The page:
Fin24

SA farmers court Asian market

2012-06-25 13:16

Johannesburg - South African maize and citrus farmers are setting their sights on Asia as they grapple with increasing competition in Africa and falling demand in Europe.

With promises of booming demand in the East and low shipping costs, South African farmers are vigorously courting Asian buyers, focusing on China.

“We have met with some Chinese buyers. They are already in South Africa looking at opportunities to buy South African maize," Grain SA chief executive Jannie de Villiers said.

China’s 2012/13 corn (maize) imports are forecast at 7 million tonnes, a US Department of Agriculture June supply-demand report showed.

South Africa's grain trade is market-driven and producers face few government restrictions. The government’s May forecast for the 2012 crop was 11.056 million tonnes, against a 10.36 million tonnes harvest in 2011.

Traditionally South African maize farmers have exported surpluses to destinations within Africa, mainly to neighbouring countries, while fresh fruit producers have cultivated close ties with buyers in Europe.

However, a series of bumper maize harvests in Zambia and Malawi have trimmed South Africa’s market share in the region.

Another problem has been that some African countries remain wary of genetically modified crops, which account for most of South Africa’s maize production.

“It is not a question of moving away from the traditional markets, but securing more alternative markets,” Piet Faure, a soft commodities analyst at CJS Securities, said.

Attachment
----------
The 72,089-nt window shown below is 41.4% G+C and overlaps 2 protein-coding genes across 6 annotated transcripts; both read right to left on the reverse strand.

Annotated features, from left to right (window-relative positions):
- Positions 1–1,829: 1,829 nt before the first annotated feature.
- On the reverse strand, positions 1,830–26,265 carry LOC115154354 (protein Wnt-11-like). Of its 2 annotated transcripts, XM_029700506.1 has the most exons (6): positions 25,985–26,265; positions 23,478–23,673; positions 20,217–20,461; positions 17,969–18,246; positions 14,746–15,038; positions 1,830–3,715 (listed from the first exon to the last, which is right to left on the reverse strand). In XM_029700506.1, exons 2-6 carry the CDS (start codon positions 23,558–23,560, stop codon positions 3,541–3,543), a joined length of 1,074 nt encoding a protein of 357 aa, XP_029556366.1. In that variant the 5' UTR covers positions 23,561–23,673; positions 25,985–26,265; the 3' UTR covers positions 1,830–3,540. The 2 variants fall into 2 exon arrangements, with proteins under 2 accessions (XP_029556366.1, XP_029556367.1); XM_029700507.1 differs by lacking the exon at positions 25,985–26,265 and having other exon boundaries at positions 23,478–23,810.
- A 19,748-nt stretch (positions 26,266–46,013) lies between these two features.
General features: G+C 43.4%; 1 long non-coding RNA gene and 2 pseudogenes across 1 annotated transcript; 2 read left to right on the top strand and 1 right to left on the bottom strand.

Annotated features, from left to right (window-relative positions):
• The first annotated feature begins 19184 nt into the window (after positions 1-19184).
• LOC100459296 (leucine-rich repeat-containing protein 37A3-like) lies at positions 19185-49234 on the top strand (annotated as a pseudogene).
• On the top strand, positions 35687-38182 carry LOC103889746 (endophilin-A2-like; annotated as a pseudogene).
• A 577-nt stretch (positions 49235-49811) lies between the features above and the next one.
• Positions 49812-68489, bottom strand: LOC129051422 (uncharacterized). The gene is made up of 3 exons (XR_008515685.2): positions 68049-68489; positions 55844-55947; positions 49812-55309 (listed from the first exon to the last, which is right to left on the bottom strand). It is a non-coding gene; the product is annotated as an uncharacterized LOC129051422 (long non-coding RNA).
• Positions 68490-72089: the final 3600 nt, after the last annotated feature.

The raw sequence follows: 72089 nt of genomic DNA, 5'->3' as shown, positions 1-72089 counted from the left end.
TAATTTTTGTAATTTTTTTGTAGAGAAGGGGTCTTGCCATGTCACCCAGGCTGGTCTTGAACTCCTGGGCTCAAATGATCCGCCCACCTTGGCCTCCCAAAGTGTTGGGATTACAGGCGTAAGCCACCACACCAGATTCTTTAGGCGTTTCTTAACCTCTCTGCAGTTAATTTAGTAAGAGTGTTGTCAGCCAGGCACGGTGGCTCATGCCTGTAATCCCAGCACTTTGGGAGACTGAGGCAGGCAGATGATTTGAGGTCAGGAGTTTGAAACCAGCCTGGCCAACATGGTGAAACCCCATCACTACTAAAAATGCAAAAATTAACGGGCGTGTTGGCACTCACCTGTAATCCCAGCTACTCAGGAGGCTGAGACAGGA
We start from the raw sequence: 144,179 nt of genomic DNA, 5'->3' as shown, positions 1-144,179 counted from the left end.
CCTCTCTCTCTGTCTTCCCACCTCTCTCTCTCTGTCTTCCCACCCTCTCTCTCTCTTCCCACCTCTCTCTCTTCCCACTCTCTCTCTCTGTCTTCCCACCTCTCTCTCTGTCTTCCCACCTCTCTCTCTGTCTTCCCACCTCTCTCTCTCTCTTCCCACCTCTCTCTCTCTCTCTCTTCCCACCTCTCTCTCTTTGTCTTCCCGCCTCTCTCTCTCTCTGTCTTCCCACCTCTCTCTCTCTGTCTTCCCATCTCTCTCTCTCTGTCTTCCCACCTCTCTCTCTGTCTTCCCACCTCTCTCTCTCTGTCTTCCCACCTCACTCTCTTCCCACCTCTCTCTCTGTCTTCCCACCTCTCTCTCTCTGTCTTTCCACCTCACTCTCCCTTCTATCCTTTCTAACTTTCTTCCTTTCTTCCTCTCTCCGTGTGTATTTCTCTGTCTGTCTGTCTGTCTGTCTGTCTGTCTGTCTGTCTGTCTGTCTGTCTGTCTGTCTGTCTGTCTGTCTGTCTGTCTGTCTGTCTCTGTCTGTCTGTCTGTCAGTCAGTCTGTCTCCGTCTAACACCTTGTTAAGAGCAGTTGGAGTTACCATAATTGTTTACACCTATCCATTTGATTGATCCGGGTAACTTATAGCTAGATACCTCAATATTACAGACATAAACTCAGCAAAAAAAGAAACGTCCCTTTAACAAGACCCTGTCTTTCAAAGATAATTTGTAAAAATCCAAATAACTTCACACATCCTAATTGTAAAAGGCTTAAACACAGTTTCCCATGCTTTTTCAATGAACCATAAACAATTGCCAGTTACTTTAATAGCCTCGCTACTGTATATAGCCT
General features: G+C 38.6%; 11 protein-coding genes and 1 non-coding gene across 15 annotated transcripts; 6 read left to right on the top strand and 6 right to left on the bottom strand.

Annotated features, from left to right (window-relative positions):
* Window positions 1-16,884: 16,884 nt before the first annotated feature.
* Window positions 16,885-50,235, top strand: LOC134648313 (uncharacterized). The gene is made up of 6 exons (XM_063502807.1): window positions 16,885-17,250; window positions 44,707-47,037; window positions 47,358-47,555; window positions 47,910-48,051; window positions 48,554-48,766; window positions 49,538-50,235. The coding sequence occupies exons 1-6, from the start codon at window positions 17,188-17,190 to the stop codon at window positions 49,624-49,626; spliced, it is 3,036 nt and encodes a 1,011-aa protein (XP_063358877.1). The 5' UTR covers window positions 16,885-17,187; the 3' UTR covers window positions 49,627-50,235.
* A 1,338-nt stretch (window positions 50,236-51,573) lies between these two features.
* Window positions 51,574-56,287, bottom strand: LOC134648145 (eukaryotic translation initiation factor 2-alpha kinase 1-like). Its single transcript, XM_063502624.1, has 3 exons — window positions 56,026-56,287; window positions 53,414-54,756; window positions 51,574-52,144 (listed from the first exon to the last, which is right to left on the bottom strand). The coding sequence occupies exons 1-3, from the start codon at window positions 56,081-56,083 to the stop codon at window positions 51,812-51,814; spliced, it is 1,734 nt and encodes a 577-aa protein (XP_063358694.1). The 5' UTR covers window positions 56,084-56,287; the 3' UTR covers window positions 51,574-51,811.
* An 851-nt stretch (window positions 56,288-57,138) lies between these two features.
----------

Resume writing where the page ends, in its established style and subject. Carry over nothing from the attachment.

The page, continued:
Asian markets are attractive because of their proximity to South African ports and the reduced delivery times compared with the European Union, United States and South America, Faure said.

In the past year, Africa’s largest maize producer has sold to countries such as South Korea, Kuwait, Japan, Iran and Taiwan after a vigorous marketing campaign in Asian markets.

"The trade balance in the East is beginning to favour South Africa," Agriculture Minister Tina Joemat-Pettersson said.

Citrus producers, too, are looking to Asia amid concerns of  slowing demand in Europe as the region’s debt woes rumble on.

South Africa is the world’s second-largest citrus supplier after Spain, exporting 2.5 million tonnes of fresh fruit annually, of which about 70% is destined for Europe.

The National Agricultural Marketing Council and the department of agriculture have now identified China, Ukraine, Kazakhstan, Singapore and Malaysia as attractive new markets for South Africa, a report in May said.

The report added that though Europe remains a vital outlet, increasing output in southern hemisphere countries, rising export costs and stagnating consumption in the EU posed challenges to citrus producers.

The producers have indicated that they would be comfortable in the long term with shipping only 40% to 50% of fruit export volumes into Europe.

South Africa announced recently that it has started exporting fresh fruit to Thailand after 14 years of talks between the countries.

 

Comments
  • JohannP - 2012-06-25 14:51

    No need to worry about new markets. If the ANC gets its way we will have no maize to export...

      lerato.kay.3 - 2012-06-25 17:06

      Why are you so negative!

      jc.jonck - 2012-11-20 09:58

      Why is Tina Joemat agriculture minister? Has she ever owned and operated a farm that exports to other countries? Logic and reason say she won't be able to do the job. Her performance proves it.

  • arthur.hugh - 2012-06-25 19:36

    I'm glad Africa is wary of GMO seeds, just look at India. Likes of Monsanto will bankrupt farmers, especially the smaller ones.

      lindivr - 2012-07-02 15:22

      Get you facts straight Hugh_Influence. Genetically modifeid seed has played a big role in producing food surplusses and ensuring greater profitability for farmers. Pesticide use has also been reduced through the use of GM seed, creating a safer environment. Even Argentina has admitted that their maize production would still be lagging were it not for the likes of Monsanto. Maybe you should do more to understand GMO's instead of believing every unscientific article you read on the internet about how evil GMO's are!

  • pages:
  • 1